What is an SLA, and Do You Need One?

Category: Business Growth and Sales digital marketing strategy

Written by: Lacey Wilcox

Posted on: December 3, 2019

Clarity is a really positive thing, both in life and in business. Anything you can do to make sure that you and those you’re working with are in complete agreement is just better for everyone. One of the ways to create this clarity is by spelling things out “on paper” (even if that paper is a digital agreement). This provides something both parties can refer to in order to make sure expectations are met.

One example of this kind of agreement or contract is an SLA (a service level agreement). Today we’re going to look at what an SLA is, why you need one, what should always be included when creating one, and some aspects of an SLA for your business that you might not have considered before.

What is a Service Level Agreement?

A service level agreement (SLA) is a must for creating a clear-cut, positive relationship between two parties who are working together. It defines the level of service expected, metrics for measuring that service, and an agreement of what should happen if the terms of that agreement are not met. 

When you create an SLA, there are a few things you want to make sure yours includes:

  1. A summary of the agreement. What exactly is expected within this relationship? Spell it out so neither side has any doubt. 
  2. Goals and expectations of both parties. What does success look like for everyone involved? Be specific as to what each party expects and desires. 
  3. Metrics to measure performance. Once you have defined success, determine how you will measure it. For example, if your goal is revenue, set an amount or percentage as your target. 
  4. Requirements or needs from both parties. Whenever you enter into a working relationship, both sides have to bring something to the table. In order to succeed, you might need certain information from your customer. Make sure your SLA spells out these needs.
  5. Points of contact between parties. Communication is key to any strong relationship, so make it a part of your SLA. Establish points of contact from the very beginning so you always have a means of reaching one another.
  6. Conditions of cancellation. Because your SLA includes expectations and metrics for success, it will be clear to everyone when goals are not being reached. Take the time now to establish a plan for ending this relationship so that things can end as smoothly and amicably as possible. 

An SLA is nothing new under the sun, and it’s something most CEOs know about, understand, and expect. But one thing about an SLA that might not be as well known is that you can have an external SLA with customers, as well as an internal SLA within your own team. 

Creating and Using External SLAs

When we use the term “external SLA,” what we’re referring to is a service level agreement between your business and someone outside of your company (usually a customer). This kind of SLA is what most people have in mind when they think of this term.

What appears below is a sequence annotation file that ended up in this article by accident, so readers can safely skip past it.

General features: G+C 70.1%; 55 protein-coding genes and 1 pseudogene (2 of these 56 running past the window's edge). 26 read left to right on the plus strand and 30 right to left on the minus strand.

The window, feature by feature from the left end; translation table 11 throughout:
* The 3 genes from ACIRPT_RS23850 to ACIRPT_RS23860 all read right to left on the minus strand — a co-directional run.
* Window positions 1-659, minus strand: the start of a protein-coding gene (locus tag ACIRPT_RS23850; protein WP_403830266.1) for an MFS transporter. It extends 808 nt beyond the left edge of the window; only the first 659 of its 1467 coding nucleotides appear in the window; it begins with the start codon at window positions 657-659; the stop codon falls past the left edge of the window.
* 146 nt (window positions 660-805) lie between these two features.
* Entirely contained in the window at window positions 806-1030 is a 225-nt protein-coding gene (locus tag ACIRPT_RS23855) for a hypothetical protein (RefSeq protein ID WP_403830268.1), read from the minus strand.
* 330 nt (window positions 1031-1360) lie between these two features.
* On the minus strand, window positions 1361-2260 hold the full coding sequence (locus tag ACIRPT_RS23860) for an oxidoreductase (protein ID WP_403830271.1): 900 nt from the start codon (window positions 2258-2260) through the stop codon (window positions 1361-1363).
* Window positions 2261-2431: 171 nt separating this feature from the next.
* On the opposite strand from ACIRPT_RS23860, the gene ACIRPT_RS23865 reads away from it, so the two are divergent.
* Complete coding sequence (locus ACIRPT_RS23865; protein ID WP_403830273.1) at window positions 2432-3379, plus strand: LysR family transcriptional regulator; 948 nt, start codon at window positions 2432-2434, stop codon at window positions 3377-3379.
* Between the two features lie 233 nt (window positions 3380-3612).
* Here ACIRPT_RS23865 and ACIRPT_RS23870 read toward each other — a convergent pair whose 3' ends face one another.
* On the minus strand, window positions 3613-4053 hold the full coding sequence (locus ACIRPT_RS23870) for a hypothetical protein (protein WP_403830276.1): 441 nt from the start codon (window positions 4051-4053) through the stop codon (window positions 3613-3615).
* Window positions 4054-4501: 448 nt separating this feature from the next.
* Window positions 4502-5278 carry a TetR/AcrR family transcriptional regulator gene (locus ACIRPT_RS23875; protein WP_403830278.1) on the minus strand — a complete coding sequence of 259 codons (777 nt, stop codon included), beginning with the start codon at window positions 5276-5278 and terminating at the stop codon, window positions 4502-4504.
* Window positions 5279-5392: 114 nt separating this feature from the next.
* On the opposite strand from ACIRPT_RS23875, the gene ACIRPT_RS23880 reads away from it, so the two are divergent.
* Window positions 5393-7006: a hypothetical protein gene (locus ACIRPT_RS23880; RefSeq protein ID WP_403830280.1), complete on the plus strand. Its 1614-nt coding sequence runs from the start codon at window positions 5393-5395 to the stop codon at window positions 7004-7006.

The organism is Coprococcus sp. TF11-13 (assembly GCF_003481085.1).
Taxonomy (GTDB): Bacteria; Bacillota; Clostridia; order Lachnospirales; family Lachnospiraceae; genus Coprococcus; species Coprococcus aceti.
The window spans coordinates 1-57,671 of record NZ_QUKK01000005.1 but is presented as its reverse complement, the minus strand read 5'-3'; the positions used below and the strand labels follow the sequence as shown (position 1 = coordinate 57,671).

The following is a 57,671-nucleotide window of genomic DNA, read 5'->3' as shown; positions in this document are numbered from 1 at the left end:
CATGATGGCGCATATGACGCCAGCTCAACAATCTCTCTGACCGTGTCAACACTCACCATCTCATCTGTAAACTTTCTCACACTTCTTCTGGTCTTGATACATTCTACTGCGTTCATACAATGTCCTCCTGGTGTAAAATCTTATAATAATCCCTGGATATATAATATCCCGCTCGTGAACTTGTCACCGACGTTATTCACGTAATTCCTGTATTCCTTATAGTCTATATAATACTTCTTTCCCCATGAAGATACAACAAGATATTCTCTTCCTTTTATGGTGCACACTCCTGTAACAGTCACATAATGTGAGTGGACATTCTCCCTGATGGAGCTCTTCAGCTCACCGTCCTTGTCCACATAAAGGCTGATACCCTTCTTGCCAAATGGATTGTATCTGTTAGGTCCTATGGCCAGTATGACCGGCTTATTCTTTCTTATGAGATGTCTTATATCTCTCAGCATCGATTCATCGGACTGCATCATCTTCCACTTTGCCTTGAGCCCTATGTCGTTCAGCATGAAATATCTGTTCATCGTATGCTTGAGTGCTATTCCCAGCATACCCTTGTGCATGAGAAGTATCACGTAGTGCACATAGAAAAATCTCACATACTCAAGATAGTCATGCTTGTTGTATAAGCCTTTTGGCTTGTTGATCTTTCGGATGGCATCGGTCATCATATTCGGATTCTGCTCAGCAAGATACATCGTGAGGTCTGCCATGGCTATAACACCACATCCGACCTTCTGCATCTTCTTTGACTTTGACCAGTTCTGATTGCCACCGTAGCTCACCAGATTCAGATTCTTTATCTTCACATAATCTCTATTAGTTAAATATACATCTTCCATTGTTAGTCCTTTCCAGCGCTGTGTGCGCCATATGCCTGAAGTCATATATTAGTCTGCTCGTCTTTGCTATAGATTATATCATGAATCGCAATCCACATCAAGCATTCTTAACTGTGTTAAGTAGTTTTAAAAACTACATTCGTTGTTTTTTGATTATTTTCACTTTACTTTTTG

Much of what you need and should expect in this kind of SLA is outlined above, but we want to emphasize some aspects that you will want to cover carefully to have the smoothest agreement and work relationship possible:

  • The exact work you will do, and what the client will pay you. We understand the mentality of wanting to over-deliver for your customers, but it’s a really fast way to burn out your team. Instead, commit to offering the most excellent service possible, within the parameters of this SLA. If you’re going to do more work, the client needs to pay you for it.  
  • Any timelines/deadlines that might be involved. If there are going to be any deadlines involved in this relationship, make them crystal clear from the very beginning. That way there is never any doubt as to what either side can expect each month. 
  • A schedule for regular meetings.A-schedule-for-regular-meetings Part of establishing healthy communication is having regular meeting times. Make these meetings (and attendance at them) a part of your SLA.

While creating a positive working relationship with your customers will require time, effort, and consistency, creating a clear SLA is a great start. 

Do We Need an Internal SLA?

So far, everything we’ve shared about an SLA has been pretty straightforward, and some of it is probably things you’ve known already. But you might not know that an SLA is also a great tool for establishing sales and marketing alignment within your business

When you’re using an SLA internally, you don’t need all of the components that you would when creating an agreement between your business and your customer. Instead, your agreement/partnership with these two teams could include:

  • An outline of regular meetings and team communication.
  • Expectations for moving prospects from marketing to sales.
  • A shared goal of revenue generation (which can also be segmented by quarter or month).
  • Tools used for measuring leads generated and deals closed.

Because this SLA is tied to a shared goal of generating revenue, it serves to unite your marketing and sales teams, rather than dividing them. Both teams are held accountable with metrics for leads generated (marketing) and deals closed (sales), but it all operates within the realm of generating revenue together, rather than being at odds with one another. 

An SLA is a powerful, practical tool for developing a strong relationship with customers and coworkers. These agreements make it clear what is expected of everyone, provides both parties with specific responsibilities, and clearly establishes what success looks like.

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